A rare species reappears…on the Internet

You probably have never heard about Bembicidium cubense before. Let me tell you about this species’ unexpected reappearance. First, it happened in the middle of the Covid-19 pandemic. It was rediscovered through social media and not while working in the field. The team of Planta! proves once more the efficacy of their working dynamics—one where collaboration among members and sharing experience and knowledge is the best way to move forward.


Date: 04/09/2020


Project: Conservation of threatened mountain species.

Noel, the archeologist

I work at the Archeology Museum of Baracoa, on the Eastern end of Cuba. Aiming for a multidisciplinary approach, since the beginning I combined my research with one of my passions: plants. I studied the plants that were daily used by the first nations. Then, one day, Planta! came to the National Park Alejandro de Humboldt. I trained with the team and today I lead local conservation actions to preserve exclusive species like acana (Manilkara valenzuelana), the palm Coccothrinax yunquensis, and one species of magnolia known as azulejo (Magnolia minor).

The archeologist Noel Countín works at the Archeology Museum of Baracoa and is involved in preserving the regional flora.

Baracoa’s flora is a Facebook page I created in 2009 to increase awareness about the Park’s natural treasures. I regularly post pictures of the amazing plants I find during my walks along the Park. The team of Planta! often helps me to identify the species so I can include each plant’s name with their picture. 

Last May 1st, I went to the Park with a colleague to monitor Magnolia minor. We wanted to see if the trees had flowers or fruits to collect some seeds, but we could not find what we were looking for despite our search. We decided to visit new sites looking for magnolias or acana trees. We came close to a stream, an affluent of the River Miel I had never seen before when I found a plant with beautiful flowers I could not identify. I took a picture of the plant and posted it on my Facebook page, waiting for help to identify it.

Bembicidium cubense, a species rediscovered through social media.

Checking Facebook the next day, I read a question from one of the most eminent botanists of Eastern Cuba, MsC. José Luis Gómez: “Where did you take the photo?”. I also had messages from Dr. Eldis Bécquer from the National Botanical Garden, asking if I had collected herbarium samples of the specimen. He communicated, via WhatsApp, with his friend Dr. Lisbet González from the National Herbarium; he wanted to know how many individuals of this plant she had seen before. I knew then that all this inquiry was following the trail of a singular Cuban plant.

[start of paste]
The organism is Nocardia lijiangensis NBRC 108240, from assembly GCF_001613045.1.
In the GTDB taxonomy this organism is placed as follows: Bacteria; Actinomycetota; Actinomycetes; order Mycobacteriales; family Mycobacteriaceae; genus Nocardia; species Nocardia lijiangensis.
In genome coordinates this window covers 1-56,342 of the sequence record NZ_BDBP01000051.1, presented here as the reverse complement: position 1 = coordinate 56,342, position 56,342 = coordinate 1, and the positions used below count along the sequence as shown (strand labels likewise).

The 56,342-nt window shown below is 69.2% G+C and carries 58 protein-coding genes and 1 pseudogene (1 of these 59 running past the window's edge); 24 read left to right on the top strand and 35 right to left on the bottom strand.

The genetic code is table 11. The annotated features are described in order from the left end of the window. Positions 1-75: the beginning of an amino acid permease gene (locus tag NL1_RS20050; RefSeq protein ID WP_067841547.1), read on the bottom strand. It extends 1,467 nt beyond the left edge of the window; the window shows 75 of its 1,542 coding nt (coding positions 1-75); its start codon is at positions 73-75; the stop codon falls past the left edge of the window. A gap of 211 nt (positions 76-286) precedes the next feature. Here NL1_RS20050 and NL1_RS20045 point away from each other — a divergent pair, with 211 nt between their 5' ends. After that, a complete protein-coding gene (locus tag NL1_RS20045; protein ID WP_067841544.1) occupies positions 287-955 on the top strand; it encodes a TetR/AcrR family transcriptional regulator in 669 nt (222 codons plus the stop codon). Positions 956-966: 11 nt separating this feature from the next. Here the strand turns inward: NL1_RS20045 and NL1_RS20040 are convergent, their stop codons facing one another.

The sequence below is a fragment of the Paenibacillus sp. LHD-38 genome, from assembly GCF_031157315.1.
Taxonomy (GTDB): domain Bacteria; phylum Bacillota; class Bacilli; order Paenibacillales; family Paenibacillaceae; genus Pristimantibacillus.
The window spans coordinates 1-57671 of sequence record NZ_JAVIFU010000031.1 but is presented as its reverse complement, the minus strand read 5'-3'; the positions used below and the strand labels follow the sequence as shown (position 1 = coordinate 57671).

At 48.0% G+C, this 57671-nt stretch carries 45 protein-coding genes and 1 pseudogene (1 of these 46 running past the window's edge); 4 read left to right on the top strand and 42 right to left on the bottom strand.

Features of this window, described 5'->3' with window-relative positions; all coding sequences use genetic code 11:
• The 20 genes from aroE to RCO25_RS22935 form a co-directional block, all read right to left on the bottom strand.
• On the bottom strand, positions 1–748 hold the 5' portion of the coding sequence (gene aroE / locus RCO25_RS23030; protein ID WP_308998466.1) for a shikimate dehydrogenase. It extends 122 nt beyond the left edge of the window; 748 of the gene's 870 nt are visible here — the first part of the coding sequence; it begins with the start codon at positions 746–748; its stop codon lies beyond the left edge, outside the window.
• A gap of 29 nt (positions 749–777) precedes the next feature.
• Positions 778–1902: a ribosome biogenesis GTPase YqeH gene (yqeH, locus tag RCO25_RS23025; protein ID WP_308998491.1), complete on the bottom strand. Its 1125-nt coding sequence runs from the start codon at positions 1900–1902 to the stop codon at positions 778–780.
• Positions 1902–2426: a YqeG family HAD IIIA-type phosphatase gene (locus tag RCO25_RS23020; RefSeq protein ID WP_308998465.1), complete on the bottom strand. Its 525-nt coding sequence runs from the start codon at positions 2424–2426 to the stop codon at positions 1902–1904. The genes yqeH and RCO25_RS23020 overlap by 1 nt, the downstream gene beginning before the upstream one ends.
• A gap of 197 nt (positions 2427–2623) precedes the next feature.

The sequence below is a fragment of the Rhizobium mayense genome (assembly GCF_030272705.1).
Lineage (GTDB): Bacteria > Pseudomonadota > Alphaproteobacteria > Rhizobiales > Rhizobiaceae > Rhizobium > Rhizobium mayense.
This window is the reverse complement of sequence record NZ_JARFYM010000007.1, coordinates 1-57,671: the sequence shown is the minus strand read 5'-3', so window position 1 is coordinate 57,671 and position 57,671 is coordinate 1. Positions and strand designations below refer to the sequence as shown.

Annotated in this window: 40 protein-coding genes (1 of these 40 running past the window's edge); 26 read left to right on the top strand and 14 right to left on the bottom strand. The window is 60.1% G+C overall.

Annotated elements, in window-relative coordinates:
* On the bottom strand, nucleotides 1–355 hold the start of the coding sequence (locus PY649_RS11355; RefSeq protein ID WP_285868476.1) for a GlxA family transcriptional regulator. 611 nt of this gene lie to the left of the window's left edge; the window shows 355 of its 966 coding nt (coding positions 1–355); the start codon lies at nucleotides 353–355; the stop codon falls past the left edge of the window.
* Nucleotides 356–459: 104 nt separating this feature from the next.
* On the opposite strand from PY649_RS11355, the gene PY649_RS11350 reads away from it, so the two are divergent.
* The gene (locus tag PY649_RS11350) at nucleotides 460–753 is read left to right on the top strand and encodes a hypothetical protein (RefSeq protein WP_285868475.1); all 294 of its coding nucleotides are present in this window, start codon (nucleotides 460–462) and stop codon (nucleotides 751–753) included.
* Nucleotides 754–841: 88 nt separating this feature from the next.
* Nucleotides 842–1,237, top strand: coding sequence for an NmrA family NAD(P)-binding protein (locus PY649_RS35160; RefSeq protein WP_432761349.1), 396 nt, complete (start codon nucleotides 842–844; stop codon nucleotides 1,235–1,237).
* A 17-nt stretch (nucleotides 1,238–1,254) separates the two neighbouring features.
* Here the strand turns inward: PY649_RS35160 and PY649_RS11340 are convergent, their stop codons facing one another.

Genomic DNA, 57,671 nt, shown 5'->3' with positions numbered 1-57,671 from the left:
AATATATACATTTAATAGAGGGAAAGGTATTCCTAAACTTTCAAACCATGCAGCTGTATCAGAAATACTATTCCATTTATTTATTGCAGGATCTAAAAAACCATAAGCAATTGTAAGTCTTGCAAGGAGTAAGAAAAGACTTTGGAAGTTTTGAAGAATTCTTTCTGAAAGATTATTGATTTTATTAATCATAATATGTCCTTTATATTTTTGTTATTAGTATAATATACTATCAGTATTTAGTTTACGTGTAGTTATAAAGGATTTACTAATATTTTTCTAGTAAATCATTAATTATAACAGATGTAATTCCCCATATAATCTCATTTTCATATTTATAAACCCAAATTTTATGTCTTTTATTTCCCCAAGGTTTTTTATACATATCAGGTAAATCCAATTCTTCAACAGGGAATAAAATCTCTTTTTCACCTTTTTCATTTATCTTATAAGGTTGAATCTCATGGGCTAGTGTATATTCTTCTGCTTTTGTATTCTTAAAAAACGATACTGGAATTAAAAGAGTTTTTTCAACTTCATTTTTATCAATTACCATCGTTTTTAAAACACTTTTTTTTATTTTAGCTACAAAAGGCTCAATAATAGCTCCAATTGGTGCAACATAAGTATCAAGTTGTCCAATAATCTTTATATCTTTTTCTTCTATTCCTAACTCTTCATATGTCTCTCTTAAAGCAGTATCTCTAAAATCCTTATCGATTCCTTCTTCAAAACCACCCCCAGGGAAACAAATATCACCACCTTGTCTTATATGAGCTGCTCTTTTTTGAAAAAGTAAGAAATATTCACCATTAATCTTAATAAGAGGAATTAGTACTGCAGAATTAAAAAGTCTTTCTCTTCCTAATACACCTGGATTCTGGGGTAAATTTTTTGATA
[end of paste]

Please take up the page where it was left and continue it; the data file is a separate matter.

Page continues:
Lisbet, the biologist

Plants sometimes are like faces; they capture your attention to trace where or when you saw them last. For this particular plant, it was its flowers, showy red flowers that were impossible to include in a specific botanical family or genus. The online debate kept on growing. MsC. José Luis Gómez thought it was one of the species wrongly identified as Poitea gracilis. We all agreed at first, but then we concluded that this species was Bembicidium cubense, a species described a long time ago.

Lisbet González is a researcher at the National Herbarium and one of Planta!'s founders.

It is a complex group of plants. Decades ago, taxonomists considered several plants as variants of the same species. Bembicidium cubense was described in 1920 from a material collected by the North American botanist John Aldolph Shafer in 1910. It was never seen again and was grouped with similar plants that eventually masked its true identity. Today, we bring the species back, clearly distinguishable from its relatives by the red-purplish flowers emerging from the stem in a row. This feature makes it unique at first glance.

“A hundred and ten years after its recollection, this rare species reappears in social media to all our delight. Without an exact location and descriptive clues, this plant almost lost its identity. Its attractive red flowers and the Facebook community have brought back this endemic Cuban plant.”

Lisbet González-Oliva

Researcher at the National Herbarium of Cuba (HAC)

Institute of Ecology and Systematics

Noel and Lisbet, "plantophylls"

Four days later, I went back to the site to confirm that the plant I photographed was not the only one; it happened to be the only one with flowers at the time. I counted 32 individuals of Bembicidium cubense, almost all being healthy adults. Most of them grow close to the stream, and they are shrubs between 40 and 70 cm in height.

This story showed us how social media could enhance communications towards the preservation of our flora. A Cuban plant almost forgotten for over 110 years has come back through technology and collaboration. Even in this moment of social distancing and isolation, technology keeps the Planta! family united.

The 32 individuals of Bembicidium cubense grow close to an affluent of the River Miel.

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